• Gain insights into the book of Ephesians, which emphasizes the creation of unified, ethnically diverse communities through devotion to Jesus and each other.
  • This lesson on Philippians will provide you with a comprehensive understanding of its background, authorship, themes, literary features, detailed analysis of each chapter, and significance in Christian theology and impact on the church.
  • By studying Colossians, you will gain understanding of the book's authorship, background, and theological themes such as Christology, spiritual maturity, and the new humanity in Christ and how to practically apply the teachings of Colossians to the church and daily life.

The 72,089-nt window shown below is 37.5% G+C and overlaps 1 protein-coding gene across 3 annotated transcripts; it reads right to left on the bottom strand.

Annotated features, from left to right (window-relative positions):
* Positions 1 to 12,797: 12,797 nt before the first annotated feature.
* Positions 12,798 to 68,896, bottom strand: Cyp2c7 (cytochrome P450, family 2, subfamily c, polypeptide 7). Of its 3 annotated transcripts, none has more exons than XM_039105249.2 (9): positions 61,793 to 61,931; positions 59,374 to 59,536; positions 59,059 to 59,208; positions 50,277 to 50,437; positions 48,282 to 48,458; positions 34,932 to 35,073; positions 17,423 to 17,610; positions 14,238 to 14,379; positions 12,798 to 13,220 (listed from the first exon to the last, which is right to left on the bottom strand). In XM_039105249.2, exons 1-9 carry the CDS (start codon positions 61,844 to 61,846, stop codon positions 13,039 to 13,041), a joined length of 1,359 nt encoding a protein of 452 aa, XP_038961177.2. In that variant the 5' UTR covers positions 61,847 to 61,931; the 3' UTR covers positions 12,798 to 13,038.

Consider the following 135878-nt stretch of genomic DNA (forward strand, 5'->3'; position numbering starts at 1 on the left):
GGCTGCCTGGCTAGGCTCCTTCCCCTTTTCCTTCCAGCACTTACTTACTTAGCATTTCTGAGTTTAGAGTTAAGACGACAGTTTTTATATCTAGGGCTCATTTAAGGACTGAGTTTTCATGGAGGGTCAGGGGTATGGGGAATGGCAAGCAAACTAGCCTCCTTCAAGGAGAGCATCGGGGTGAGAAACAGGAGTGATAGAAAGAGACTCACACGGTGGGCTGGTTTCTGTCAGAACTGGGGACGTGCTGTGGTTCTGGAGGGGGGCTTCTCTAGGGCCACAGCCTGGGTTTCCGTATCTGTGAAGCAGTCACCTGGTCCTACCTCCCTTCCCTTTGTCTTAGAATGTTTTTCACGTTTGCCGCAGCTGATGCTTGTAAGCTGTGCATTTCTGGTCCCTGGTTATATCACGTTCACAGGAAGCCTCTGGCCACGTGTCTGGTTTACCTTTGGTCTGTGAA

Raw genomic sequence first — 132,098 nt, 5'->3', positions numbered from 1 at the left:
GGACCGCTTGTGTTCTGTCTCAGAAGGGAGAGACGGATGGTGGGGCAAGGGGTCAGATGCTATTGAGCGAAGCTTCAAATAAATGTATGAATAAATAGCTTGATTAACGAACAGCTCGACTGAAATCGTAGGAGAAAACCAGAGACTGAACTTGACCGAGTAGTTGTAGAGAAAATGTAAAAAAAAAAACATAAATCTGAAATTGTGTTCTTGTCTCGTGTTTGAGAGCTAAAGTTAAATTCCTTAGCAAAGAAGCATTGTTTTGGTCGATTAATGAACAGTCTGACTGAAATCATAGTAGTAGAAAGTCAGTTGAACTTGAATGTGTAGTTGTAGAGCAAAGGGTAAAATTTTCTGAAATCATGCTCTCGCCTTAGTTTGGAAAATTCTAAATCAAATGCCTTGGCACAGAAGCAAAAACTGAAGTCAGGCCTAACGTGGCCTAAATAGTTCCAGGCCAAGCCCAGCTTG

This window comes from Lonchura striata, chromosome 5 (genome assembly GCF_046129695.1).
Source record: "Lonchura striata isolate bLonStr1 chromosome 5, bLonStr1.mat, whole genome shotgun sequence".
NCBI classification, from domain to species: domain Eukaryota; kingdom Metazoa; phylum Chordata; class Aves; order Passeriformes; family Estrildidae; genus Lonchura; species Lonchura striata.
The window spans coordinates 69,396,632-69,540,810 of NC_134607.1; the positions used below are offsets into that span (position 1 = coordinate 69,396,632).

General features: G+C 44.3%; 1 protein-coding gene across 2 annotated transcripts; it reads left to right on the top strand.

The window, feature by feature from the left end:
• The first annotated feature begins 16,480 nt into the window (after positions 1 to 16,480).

• By studying this lesson on the book of 1 Thessalonians, you will gain understanding of its background, themes, purpose, literary features, and application. You will learn about the historical and cultural relevance of the book and its personal and spiritual significance for us today.
  • You will gain an understanding of the background, purpose, and themes of 2 Thessalonians, as well as an in-depth exegesis of the text. The application of the book to historical and cultural contexts, as well as its relevance for today, is also explored.
  • This lesson provides comprehensive insights into the book of 1 Timothy, including its background, themes, and significance in the New Testament, such as its contribution to understanding church leadership and worship, the historical context of the early church, and its application for modern church life.